LB: Rodeo is an unforgiving sport. Things are not always going to go your way, so don't get frustrated and don't start blaming others, instead learn from it, fix it, get over it, and move on to the next one. I see this a lot in both novice and Pro riders in rodeo. Also, try not to get caught up in watching what others are doing because what may work for them and their horse, may not work for you and your horse. And remember your top priority should be the healthcare of your horse, your horse works hard for you in competition. You should work hard to care for your horse. Be competitive, but also have fun. Never limit yourself or your dreams based on what other people think you can or cannot do.
GM: When you're not practicing, competing, or helping others learn to ride, what is your favorite thing to do?
LB: I like to go fishing and hunting.
GM: What would you like people to know about horses, riding, and the rodeo, that they may not already know?
LB: What I think a lot of people don’t see about rodeo is how unchanging it is in its traditional values compared to other sports. Rodeo is the one sport that stands strong in their belief. When I hear people talk about how bad they think some of the events are, it is because they don't really ever take the time to fully understand why we have these events and see that we take every step we can to insure the safety of all the rodeo livestock and the competitors. But they do need to understand the fact that they are animals and accidents happen, somethings we cannot control in rodeo. We know that and we do what we can to be prepared for those things. What they also don't know is that the rodeo family has the strongest bond. We are not blood related, but we stick together as if we are.
GM: What does horsemanship mean to you?
LB: To me horsemanship starts with good healthcare of the horse. Then it is in building of trust and also to gain the respect from the horse on the ground. When you start with getting a horse’s trust and having them respect you on the ground, it makes them so much more responsive when you get in the saddle and start working with them. Unfortunately, horses with no ground manners or respect for their rider is something I see a lot of when I am at shows. It’s also usually the main problem I deal with when someone sends me a horse that they are having problems with. I strive to educate more people on the importance of ground work, its where trust and bond between horse and rider will start to build. It’s something that requires a lot of dedication and patience for because it is not something that happens quickly, it takes time, a lot energy, and it can really get frustrating at times. But I can tell you this, the work is all worth it. To me it is the best feeling in the world and if I had to do it all over again, I would.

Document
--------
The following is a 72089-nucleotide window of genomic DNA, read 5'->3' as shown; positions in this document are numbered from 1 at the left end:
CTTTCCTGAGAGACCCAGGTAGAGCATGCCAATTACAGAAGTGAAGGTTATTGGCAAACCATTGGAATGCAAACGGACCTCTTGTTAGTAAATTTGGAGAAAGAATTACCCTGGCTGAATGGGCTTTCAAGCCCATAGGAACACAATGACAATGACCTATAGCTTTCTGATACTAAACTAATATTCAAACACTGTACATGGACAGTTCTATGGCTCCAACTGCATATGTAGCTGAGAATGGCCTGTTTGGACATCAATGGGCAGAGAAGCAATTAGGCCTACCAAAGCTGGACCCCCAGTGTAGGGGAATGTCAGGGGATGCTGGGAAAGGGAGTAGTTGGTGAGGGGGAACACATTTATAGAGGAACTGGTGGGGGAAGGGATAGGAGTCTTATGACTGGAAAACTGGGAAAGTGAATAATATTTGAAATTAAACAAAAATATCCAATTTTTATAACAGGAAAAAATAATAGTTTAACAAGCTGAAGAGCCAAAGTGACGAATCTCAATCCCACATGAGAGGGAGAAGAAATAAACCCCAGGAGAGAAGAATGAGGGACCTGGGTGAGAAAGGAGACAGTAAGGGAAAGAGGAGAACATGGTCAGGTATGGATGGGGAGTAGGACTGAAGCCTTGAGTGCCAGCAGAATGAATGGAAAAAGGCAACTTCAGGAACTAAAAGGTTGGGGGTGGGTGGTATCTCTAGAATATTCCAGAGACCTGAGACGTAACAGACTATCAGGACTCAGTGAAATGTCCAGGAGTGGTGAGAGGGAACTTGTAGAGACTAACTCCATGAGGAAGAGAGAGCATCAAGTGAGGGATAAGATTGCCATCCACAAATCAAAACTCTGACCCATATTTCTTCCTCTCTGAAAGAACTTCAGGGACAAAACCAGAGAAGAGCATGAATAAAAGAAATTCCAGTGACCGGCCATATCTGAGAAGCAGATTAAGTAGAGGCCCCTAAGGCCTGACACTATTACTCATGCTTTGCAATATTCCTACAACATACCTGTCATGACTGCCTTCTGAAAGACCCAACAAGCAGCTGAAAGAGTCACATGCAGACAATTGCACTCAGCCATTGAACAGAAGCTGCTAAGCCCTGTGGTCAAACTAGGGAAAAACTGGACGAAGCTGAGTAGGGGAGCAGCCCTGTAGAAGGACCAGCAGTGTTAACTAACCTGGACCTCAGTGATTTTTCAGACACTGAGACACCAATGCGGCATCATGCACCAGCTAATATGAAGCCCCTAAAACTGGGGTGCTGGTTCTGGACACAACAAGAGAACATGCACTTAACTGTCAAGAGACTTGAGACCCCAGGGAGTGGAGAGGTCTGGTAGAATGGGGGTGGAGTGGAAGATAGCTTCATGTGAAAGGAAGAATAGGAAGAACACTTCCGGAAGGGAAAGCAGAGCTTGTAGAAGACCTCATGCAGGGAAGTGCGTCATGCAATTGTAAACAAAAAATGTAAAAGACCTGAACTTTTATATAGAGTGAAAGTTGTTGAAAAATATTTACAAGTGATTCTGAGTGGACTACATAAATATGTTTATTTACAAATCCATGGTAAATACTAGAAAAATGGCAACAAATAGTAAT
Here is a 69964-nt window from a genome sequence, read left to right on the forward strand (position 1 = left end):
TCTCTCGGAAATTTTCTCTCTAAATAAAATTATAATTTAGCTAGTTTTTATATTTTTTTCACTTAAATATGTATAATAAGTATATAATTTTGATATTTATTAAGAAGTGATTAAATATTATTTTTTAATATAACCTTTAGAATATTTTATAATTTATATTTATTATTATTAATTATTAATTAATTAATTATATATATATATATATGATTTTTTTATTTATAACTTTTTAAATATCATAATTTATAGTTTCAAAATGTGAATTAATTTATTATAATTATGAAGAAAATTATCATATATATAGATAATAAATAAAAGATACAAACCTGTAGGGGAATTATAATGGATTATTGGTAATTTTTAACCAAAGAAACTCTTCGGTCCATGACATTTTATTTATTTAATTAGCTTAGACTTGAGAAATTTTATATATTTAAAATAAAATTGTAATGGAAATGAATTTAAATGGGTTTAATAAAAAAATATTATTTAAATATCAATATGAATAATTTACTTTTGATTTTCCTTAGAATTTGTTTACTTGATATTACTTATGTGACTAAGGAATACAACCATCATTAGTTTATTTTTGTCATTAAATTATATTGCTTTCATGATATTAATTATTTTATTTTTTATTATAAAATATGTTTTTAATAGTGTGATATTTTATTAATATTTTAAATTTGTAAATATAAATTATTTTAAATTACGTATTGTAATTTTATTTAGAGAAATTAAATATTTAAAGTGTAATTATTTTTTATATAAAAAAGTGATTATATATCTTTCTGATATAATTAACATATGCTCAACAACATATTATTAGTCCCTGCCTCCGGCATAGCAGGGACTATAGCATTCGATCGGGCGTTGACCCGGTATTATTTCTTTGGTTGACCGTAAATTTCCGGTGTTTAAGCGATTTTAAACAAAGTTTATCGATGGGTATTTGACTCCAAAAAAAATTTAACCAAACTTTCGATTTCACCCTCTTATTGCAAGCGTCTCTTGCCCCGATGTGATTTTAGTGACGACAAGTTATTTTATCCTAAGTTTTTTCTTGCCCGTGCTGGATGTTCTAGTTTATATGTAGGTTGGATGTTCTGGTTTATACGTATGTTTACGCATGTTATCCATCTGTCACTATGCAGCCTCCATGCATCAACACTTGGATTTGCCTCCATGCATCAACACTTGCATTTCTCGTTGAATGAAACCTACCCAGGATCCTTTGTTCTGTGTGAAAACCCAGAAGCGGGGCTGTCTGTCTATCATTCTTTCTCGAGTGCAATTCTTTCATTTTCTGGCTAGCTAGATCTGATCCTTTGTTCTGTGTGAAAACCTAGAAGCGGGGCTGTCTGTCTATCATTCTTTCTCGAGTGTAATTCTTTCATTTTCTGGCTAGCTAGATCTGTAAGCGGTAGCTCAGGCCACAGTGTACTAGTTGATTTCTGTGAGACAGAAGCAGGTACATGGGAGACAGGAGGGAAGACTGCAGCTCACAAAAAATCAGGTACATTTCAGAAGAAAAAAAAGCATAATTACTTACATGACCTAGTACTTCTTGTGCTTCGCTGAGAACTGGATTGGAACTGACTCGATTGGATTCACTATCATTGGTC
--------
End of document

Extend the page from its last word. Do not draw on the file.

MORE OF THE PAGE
Connect with LeAnna… https://www.facebook.com/bigtown.billie1
Gina McKnight is a freelance writer and author from Ohio, USA. gmcknight.com
Saturday, June 10, 2017
The South High Horseman
Stories and Poems by a Teen Cowboy
Written by Peter Smith
Compiled by Gina McKnight
Illustrations by Kelly Lincoln
Journey to 1956, South High School, Denver, Colorado. In this heartfelt volume of essays, South High teenager Peter Smith writes of cowboys, poachers, horses, rodeos, and much more.
A sincere writer who brings to life his perils on and off horseback.
Available from amazon.com
Readers’ Favorite 5-Star Review!
Reviewed By Ashley Tetzlaff for Readers’ Favorite
Saddle up and ride the Colorado range as seen through the eyes of Peter Smith’s 1950s High School Essays in The South High Horseman: Stories and Poems by a Teen Cowboy. There are about ten essays and two or three poems written by Peter as well as about twenty comments from friends that were written in his high school year book. The collection was published by family members as a way to remember and honor their father/grandfather after his death in 2010. The tales cover things like breaking in horses, climbing a mountain in winter, hunting wild cats, thoughts on God and religion, and much more! Recommended reading age is for Middle Schoolers and up.
The South High Horseman: Stories and Poems by a Teen Cowboy is a great tribute to a simpler time as seen through the eyes of a high school cowboy. Reading Peter Smith’s work, it is hard to believe he was a high schooler when he wrote these! They reflect the musings of a much more mature mind. Peter’s dry wit and attention to detail make each stand-alone tale something to be amazed at and chuckle over. I felt like I got a very good picture of what being a cowboy in Colorado was like in the 1950s. I felt the bitter cold nights, the joy of scaring off poachers, the exhaustion of riding from sunup to sunset, the satisfaction of a night of deep sleep after a grueling day of work. Very descriptive and enjoyable. I soaked in every word and thoroughly enjoyed it. I’m so glad the family published Peter Smith’s writings so we too could enjoy them. Wonderful read!